ELC Update: April & May

As we zoom towards our June 9th grand opening, work on the Environmental Learning Center has been progressing with leaps and bounds! It won’t be long until we are able to welcome the public into our wonderful new learning space, but in the meantime, here’s a peek at what’s been happening.

April began with an auspicious beginning, when we discovered a very rusty but hopefully still luck-filled horseshoe deep in the ground beneath what will become our main garden area. We are definitely saving it to hang in the new building!

The highlight of the interior work was definitely the arrival of our millwork – stunning birch cabinetry, desktops, and countertops that were installed throughout the building. We love our benches!

All that shelf space made our ed staff’s eyes light up!

Our favorite feature is definitely the aquarium tanks that line the main greeting area. Look for turtles, tadpoles, or fish coming to this location soon!

As the painting began, the space took on a warm glow that really made it much easier to imagine the finished rooms. Who wouldn’t be inspired to collaborate in a warm rusty red great room like this?

Our FurnCom team has gone above and beyond in finding the perfect furnishings to bring the space to life, as evidenced by the beautiful organic coat rack that feels like art.

The little surprises that pop up over the course of a long project definitely make it all worthwhile. Imagine our delight when the final polishing of the concrete floor revealed the perfect natural feature for space devoted to environmental education? The concrete contractor offered to fill it in, but of course we immediately said this feature must stay with us forever!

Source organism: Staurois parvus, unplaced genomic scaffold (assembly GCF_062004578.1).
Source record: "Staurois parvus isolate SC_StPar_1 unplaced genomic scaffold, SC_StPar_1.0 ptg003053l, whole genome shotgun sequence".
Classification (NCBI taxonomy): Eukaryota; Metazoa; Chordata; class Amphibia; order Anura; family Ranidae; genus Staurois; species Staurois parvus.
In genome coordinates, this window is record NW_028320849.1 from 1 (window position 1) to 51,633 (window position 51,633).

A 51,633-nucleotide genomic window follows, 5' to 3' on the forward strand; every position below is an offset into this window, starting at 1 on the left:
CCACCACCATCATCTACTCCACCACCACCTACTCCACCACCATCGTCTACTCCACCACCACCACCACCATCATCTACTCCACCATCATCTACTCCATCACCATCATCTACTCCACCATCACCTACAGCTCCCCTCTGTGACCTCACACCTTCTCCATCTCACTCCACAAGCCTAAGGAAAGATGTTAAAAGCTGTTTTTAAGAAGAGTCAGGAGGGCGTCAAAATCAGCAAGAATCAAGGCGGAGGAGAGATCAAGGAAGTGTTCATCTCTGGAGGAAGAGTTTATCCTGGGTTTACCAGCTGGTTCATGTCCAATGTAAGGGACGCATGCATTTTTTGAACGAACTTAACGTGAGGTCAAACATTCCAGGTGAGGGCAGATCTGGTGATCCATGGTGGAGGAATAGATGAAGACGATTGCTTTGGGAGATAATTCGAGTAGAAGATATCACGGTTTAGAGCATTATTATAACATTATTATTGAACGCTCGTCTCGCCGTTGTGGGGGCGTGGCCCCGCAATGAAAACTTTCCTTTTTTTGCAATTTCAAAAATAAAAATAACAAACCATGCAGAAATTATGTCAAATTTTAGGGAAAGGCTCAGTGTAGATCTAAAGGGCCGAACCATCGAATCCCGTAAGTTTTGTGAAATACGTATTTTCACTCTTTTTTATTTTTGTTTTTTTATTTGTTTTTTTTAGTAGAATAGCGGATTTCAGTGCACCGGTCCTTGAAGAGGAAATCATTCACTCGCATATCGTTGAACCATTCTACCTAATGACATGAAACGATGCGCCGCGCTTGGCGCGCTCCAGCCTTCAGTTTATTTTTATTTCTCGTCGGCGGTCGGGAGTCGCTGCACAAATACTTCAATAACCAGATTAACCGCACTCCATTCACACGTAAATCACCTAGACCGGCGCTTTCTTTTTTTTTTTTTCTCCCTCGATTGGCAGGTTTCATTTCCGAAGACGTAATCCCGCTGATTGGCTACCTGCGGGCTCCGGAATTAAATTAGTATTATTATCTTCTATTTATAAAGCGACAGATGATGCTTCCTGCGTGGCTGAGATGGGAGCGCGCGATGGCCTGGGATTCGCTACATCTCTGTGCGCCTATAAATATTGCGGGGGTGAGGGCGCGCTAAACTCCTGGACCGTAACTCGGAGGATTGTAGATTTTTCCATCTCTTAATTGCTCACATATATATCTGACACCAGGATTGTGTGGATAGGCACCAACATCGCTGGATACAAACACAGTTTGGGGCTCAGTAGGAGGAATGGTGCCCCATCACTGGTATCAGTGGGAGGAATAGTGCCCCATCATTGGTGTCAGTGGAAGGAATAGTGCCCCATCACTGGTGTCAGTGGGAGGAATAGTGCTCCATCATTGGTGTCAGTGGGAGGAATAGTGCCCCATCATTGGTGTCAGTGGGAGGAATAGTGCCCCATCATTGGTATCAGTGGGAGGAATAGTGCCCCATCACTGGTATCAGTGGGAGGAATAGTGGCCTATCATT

May brought us to the major outdoor components of the project, beginning with construction of the path that will lead visitors from parking lot to the new building.

We all got a lesson in how to build a rain garden from the ground up. This beautiful feature in front of the building will channel storm water runoff from the driveway into a channel that allows it to serve native wetland plants as well as to recharge the groundwater.

On the roof, our array of 119 solar panels sprung up seemingly overnight, finishing off our most important feature of net-zero capability.

Even though our project is so focused on the future of Drumlin Farm education, there was still a small sense of loss when it was time to tear down the old Ed Building, home to so much discovery and learning over 60 years. Our staff gathered to say our goodbyes with a bittersweet cheer and thoughts of all the good work that is yet to come.

Within a few days, our thoughts were firmly toward the future as the foundation for our new outdoor classroom began to take shape. Sitting on four concrete piers, the Bluebird Pavilion will be larger than the entire previous Ed Building!

The structure for the pavilion arrived in one huge shipment of enormous beams, designed to hold up a roof that can shelter 10 picnic tables for gathering campers and school groups.

The aluminum knifeplate joints that will connect the pavilion beams to the foundation piers look like modern art – almost too beautiful to use!

And a day later – it’s almost done! Our Chapman crew is working double time to get the pavilion up in time for summer camp.

Remember those knifeplate joints? Just as beautiful when they are fulfilling their function!

As we enter the final weeks of the project, our staff is getting more and more excited to move in and start working in their new home. We can’t wait to see all the innovation yet to come.

Look for final photos of the finished Environmental Learning Center coming very soon! Our grand opening celebration will be held from 1:30-3:00 pm on June 9th, where we will be offering tours of the building as well as a variety of free educational programs to showcase the work that the building enables. We hope to see you there! If you would like to learn more about the project, or get involved yourself, we invite you to check out our project website at massaudubon.org/ELC.


Renata Pomponi

Sanctuary Director

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About Kelly R.

Where: Mass Audubon Headquarters, Lincoln & Metro West Sanctuaries Who: Farm-fanatic, house plant caretaker, and hiking aficionado living in Salem, bringing sustainable practices and outdoor adventures into everyday life. Favorite part of the job: lunch break walks around Drumlin Farm